My partners family have finally organised the allotment picnic. Some of you may remember me asking what you'd do, and there were suggestions about folding chairs and bringing people along with me. But then I had a recurrence of that light allergy and so an additional reason for not going to add to the list:
- no loos (for the methotrexate dash)
- possible sunshine (which has materialised)
- marshy underfoot and generally damp
So we had one of those instant decision moments that it would be better I didnt go. So this afternoon I'm at home, wondering how everyone is getting on and feeling rather guilty about not being part of the whole thing. And at the same time feeling that it would have been better if people had tried to organise something that would not have excluded me.
I remember many years ago when I worked in London for an anti-discrimination body, attending a discussion about disability legislation and being quite surprised at how angry some of the disabled people were about how their needs werent taken into account. And how they insisted that society had to change, not them. And now I feel to be in a similar place. Why is it that we apologise - as when holding people up when climbing stairs. Sorry! I've got a funny knee! Sorry!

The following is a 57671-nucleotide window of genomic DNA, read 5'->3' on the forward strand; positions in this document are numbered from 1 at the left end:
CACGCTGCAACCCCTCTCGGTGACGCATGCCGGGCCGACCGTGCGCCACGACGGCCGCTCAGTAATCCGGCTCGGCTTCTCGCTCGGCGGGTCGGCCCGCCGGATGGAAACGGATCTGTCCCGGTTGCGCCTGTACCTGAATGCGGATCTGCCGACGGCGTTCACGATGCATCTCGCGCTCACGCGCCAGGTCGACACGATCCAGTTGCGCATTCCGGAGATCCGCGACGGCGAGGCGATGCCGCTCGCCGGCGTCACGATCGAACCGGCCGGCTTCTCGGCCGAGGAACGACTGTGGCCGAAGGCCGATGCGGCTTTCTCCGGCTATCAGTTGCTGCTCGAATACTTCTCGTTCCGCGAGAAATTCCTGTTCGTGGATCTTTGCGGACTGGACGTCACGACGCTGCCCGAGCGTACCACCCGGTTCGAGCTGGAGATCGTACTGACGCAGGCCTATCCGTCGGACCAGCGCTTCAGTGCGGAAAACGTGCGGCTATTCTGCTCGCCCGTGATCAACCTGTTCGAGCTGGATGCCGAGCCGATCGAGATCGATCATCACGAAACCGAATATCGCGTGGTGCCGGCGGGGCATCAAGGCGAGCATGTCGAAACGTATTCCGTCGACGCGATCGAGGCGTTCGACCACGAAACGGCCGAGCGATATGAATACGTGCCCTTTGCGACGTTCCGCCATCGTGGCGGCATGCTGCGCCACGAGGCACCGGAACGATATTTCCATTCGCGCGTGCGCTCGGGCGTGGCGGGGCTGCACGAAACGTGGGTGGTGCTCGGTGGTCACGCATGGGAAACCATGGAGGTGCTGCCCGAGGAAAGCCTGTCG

So why is it that we are angry and apologetic at the same time?
And what kind of adjustments should we expect people in our lives to make in things like entertainment and leisure things. And how far should this go? How do we get people to realise what is possible / desirable and what isnt.
Anyway to be honest I have had quite a nice afternoon doing some painting and catching up with the radio. But wouldnt it be better to be out with other people? I'm sure some of you out there will have had similar experiences.
Finally, has anyone noticed a correspondence on the Guardian website about living with chronic illness? It seems to have been taken over rather by people with ME, but I managed to get a plug in for the NRAS.
Have a nice afternoon,